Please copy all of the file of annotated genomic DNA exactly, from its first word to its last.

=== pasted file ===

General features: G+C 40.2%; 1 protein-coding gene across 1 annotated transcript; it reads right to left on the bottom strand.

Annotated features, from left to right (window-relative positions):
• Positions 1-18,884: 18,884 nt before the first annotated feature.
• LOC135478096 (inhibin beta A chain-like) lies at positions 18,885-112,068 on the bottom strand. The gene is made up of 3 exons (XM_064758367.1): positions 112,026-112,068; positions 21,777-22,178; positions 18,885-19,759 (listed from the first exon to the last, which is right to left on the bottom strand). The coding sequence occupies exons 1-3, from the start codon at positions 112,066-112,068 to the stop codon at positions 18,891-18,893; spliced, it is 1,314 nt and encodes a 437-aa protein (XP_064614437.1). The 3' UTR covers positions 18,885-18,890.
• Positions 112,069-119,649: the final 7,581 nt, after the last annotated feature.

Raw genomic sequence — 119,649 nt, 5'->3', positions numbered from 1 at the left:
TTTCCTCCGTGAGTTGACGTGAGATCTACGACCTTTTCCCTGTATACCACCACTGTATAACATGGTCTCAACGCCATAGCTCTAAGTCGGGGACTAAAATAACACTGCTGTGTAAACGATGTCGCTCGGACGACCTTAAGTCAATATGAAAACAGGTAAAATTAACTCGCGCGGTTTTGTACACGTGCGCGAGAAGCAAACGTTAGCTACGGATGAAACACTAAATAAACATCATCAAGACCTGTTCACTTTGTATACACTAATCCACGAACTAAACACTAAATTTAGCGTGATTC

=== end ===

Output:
General features: G+C 40.2%; 1 protein-coding gene across 1 annotated transcript; it reads right to left on the bottom strand.

Annotated features, from left to right (window-relative positions):
• Positions 1-18,884: 18,884 nt before the first annotated feature.
• LOC135478096 (inhibin beta A chain-like) lies at positions 18,885-112,068 on the bottom strand. The gene is made up of 3 exons (XM_064758367.1): positions 112,026-112,068; positions 21,777-22,178; positions 18,885-19,759 (listed from the first exon to the last, which is right to left on the bottom strand). The coding sequence occupies exons 1-3, from the start codon at positions 112,066-112,068 to the stop codon at positions 18,891-18,893; spliced, it is 1,314 nt and encodes a 437-aa protein (XP_064614437.1). The 3' UTR covers positions 18,885-18,890.
• Positions 112,069-119,649: the final 7,581 nt, after the last annotated feature.

Raw genomic sequence — 119,649 nt, 5'->3', positions numbered from 1 at the left:
TTTCCTCCGTGAGTTGACGTGAGATCTACGACCTTTTCCCTGTATACCACCACTGTATAACATGGTCTCAACGCCATAGCTCTAAGTCGGGGACTAAAATAACACTGCTGTGTAAACGATGTCGCTCGGACGACCTTAAGTCAATATGAAAACAGGTAAAATTAACTCGCGCGGTTTTGTACACGTGCGCGAGAAGCAAACGTTAGCTACGGATGAAACACTAAATAAACATCATCAAGACCTGTTCACTTTGTATACACTAATCCACGAACTAAACACTAAATTTAGCGTGATTC